points us to the fascinating story of a newspaper in the Czech Republic that is experimenting with making newsrooms into cafes
. One of my big complaints about newspapers these days is how little they've done to help enable their community to participate in the news process (whether it's finding, writing, discussing, distributing or sharing the news). However, it looks like Nase Adresa
is going a step further than just enabling the community online. It's enabling it in real space as well -- creating a news cafe. It combines both a newsroom and a typical cafe, so people can come and interact with editors and reporters, see the paper being created -- or even chip in and help out as well. And they're also doing more to serve the community than just offering up coffee and bites to eat, but are also holding concerts at the cafes as well (rescuing news and the music industry in one shot?). Apparently circulation is growing -- with 50% of subscriptions coming from people who happened to stop into the cafe.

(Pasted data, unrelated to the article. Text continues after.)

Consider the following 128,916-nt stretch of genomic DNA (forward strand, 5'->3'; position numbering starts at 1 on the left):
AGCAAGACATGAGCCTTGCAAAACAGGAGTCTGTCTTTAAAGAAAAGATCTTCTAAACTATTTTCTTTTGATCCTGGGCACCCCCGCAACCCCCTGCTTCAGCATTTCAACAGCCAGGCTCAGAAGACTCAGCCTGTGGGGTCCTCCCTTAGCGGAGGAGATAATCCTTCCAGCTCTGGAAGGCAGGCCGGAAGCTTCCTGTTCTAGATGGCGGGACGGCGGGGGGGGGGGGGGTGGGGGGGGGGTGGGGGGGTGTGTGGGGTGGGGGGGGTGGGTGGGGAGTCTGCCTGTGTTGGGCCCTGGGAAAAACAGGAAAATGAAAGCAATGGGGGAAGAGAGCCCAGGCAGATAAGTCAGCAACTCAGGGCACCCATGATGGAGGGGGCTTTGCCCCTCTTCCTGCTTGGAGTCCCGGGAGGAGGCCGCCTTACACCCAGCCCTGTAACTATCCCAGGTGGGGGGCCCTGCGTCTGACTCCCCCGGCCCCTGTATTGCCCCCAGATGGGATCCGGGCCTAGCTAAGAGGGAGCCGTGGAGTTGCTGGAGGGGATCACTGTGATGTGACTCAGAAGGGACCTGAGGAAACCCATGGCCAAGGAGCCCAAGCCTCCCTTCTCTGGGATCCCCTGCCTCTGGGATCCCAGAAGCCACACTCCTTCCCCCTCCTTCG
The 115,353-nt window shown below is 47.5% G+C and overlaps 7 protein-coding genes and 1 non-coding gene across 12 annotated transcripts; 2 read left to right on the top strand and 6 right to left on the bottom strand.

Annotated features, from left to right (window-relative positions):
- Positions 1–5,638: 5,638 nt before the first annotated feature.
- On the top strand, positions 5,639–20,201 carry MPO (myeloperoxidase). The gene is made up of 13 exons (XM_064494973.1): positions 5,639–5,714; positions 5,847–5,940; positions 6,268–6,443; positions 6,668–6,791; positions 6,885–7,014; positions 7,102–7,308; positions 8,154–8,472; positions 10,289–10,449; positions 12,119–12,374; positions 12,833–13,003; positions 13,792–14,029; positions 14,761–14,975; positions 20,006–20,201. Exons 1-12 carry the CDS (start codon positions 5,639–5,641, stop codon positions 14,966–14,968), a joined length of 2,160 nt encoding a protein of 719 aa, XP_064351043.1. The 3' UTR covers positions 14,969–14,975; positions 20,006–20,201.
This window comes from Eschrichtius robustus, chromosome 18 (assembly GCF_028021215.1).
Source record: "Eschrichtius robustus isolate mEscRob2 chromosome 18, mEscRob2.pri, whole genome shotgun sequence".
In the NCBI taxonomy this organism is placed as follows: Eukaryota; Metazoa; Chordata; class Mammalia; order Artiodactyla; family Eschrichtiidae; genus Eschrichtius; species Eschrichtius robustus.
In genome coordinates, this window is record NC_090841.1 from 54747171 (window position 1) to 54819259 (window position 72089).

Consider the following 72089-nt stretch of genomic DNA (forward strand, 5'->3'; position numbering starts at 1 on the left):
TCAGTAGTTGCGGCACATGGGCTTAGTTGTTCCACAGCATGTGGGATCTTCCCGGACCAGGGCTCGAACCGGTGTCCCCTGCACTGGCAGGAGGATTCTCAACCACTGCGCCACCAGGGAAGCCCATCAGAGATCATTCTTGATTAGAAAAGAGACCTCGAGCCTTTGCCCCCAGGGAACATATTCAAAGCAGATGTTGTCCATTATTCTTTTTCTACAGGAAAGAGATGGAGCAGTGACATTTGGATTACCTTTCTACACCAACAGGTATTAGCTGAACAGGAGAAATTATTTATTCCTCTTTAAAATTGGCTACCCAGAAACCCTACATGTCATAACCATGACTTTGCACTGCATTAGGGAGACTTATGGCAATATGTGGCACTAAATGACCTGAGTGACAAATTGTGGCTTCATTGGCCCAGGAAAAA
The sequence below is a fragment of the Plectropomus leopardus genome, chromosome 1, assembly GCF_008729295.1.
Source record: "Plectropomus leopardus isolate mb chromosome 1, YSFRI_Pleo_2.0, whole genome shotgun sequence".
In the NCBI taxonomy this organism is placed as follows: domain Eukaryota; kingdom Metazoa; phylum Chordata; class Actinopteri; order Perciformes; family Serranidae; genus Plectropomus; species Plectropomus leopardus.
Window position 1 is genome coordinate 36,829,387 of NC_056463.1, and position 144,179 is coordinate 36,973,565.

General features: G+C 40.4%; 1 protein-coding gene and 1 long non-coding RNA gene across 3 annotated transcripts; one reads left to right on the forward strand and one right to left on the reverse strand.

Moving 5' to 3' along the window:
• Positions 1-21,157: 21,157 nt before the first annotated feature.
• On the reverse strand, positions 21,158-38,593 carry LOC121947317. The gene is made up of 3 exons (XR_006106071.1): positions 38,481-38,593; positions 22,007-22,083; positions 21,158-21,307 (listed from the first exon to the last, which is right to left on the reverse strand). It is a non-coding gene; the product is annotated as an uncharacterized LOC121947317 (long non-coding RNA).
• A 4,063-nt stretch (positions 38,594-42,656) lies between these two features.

The other interesting bit is that it appears that each of the cafes is working on producing specialized local content for just that local community -- all supported by a more centralized newsroom/journalist training center in Prague. So, there's a main newsroom, and then each local cafe gets to produce its own version, mixing news from the central source as well as locally produced content. The local papers/cafes need about 5 full-time employees, with plenty of other local volunteers or part-timers. It's still early in this experiment, so I do have some questions about how it functions long-term, but it is still nice to see a newspaper that actually focuses on serving a community directly. Next up? The Techdirt cafe?